Thursday, 26 July 2018

The Problem with James

I suppose the title to this post is completely misleading because, quite frankly, there isn’t a problem with James; at least for the people who know him there isn't.
James has always been James; bright, bubbly, fun-loving, sensitive, funny and often at times brutally critical of me (Much to everyone’s enjoyment when I share what he has said)

When he was a baby it was a rough time for both his mum and I as we were in the middle of separating and having to deal with the rubbish that goes with it. Most of my readers will know that through the years we ended up focused and looking forward to having the great co-parenting relationship that we have but at the beginning it was very different.

To add to that upheaval James, at 6 months old, ended up in hospital after an incredibly bad asthma attack; it left him so weak and looked incredibly vulnerable.

The following years he grew into his little happy character and embraced life in the only way he knew how.
When it came to his education he was behind. James came to school age and again, like a previous post mentioned, we had to look at him individually. He had real speech and language difficulties where he would slur, stutter and could only be “translated” by people who knew him the best. He seemed highly emotional and prone to wanting to run, hide and cry when things were difficult or overwhelming and finally, he was still physically behind in his motor skills, pencil manipulation and still having the need to wear nappies during the day.

Without official documentation and statements, school placement seemed difficult so the logical step was to Home Ed him too. I had experience with some of his difficulties as a teacher and knew that I could help him. It was, for me at least, only a matter of time to place him in school when he was ready.
Over the last 2 years he has made some real progress and although he may, in some areas, be behind some peers I knew that he was ready to be reintegrated to a school environment.

Yet, I always worried if his personality would adapt.
He has always been a social child. He may not always “fit” into social circumstances but he definitely enjoys being around others.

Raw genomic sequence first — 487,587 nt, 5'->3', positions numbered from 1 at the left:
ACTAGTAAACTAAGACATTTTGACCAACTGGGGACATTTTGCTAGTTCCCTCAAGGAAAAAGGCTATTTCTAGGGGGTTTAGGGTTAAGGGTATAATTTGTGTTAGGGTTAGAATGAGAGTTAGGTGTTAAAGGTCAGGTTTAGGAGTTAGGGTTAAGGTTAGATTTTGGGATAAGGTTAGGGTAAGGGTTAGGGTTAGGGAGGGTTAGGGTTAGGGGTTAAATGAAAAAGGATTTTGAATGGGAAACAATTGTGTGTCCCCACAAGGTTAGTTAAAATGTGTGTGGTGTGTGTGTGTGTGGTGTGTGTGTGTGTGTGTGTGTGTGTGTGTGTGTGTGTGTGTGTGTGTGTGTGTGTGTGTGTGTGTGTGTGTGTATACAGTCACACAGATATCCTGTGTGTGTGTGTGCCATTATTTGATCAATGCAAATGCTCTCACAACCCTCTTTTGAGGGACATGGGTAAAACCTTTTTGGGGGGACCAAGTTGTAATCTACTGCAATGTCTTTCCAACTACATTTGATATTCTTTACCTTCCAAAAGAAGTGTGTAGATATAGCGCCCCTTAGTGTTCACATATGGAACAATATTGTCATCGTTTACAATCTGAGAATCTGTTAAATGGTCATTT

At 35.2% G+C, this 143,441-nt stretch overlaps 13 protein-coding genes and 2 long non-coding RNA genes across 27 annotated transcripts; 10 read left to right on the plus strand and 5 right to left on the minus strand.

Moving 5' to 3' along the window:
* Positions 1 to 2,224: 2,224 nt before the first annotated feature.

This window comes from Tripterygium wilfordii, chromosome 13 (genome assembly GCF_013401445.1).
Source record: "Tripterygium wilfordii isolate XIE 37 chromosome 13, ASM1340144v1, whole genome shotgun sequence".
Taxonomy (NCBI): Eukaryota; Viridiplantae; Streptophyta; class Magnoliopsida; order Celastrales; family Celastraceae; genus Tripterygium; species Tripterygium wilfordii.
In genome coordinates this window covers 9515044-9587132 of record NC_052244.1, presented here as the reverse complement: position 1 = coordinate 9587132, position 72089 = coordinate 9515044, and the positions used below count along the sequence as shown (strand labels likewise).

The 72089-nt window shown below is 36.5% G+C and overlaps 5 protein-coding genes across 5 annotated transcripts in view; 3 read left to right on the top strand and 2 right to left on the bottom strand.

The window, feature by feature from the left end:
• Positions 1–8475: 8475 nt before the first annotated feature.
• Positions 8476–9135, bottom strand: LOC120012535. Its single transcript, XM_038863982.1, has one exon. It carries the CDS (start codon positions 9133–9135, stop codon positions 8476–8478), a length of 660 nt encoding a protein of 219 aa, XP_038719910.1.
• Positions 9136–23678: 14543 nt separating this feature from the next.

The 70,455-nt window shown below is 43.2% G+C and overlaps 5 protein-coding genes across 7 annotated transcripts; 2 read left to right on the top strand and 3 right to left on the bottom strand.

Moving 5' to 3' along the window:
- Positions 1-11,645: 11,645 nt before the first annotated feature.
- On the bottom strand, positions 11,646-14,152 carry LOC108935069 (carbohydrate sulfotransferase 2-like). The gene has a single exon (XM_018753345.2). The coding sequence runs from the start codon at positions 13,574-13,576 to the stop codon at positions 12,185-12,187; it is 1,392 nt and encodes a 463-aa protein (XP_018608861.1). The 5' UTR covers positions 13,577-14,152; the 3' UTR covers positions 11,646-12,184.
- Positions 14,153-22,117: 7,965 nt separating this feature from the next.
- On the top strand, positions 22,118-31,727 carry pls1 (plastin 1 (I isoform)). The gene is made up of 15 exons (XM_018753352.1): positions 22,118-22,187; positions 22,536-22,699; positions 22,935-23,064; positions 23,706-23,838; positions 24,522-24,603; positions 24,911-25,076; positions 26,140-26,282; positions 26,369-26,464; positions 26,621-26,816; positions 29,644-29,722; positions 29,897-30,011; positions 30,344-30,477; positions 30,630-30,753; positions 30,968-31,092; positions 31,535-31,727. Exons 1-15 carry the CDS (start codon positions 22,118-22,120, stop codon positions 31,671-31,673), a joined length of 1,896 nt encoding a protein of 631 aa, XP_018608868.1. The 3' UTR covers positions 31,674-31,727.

His idea of playing role play games with others always highlighted his slight difference; every child would be playing cops and robbers and James would want to be the police dog. Not quite fitting into the game and conforming to the “rules” but somehow still finding a way to be himself.
He has also, compared to some other children his age, continued a level of dress-up, costumes, make-up and disguise. Doesn’t matter to him, he just wakes up and wants to be whoever he wants to be for the day.

Being a home ed parent and family he thrived in this lifestyle. I would go and get him in the morning and he would be walking through my flat door dressed as a vampire, robot, pirate, dog, spiderman or just a general entertainer wearing a cape and carrying a puppet in each hand. Whatever he wanted to be, he would be.

It wouldn’t just be a comical fad for an hour. James would be in character all day long and somehow manage to integrate that character into the games that the other 3 would be playing.

Along with this he can be quite wild. I won’t be polite and say “lively” or “energetic” because that doesn’t do him justice. This is a child who is happiest running around in mud, still eating his food solely with his fingers and can be quite abrupt.

His first term at school did come with some difficulties. James was being bullied. He was being deliberately excluded from games at play time by other children and reports of directed comments at him came back. I, of course, spoke to the school and they were on it.

His report highlighted, however, that he “struggled to adapt to the school rules at times and needs to remember to treat others as he would like to be treated”. This didn’t surprise me. The adjustment would take a little time anyway considering he’s gone from home to school and if he has been bullied by others he probably wouldn’t always be nice. That said, I still sat and had a long hard chat with him about it all and have hope for better in September.
This was until he went to a school friend’s birthday party at the weekend.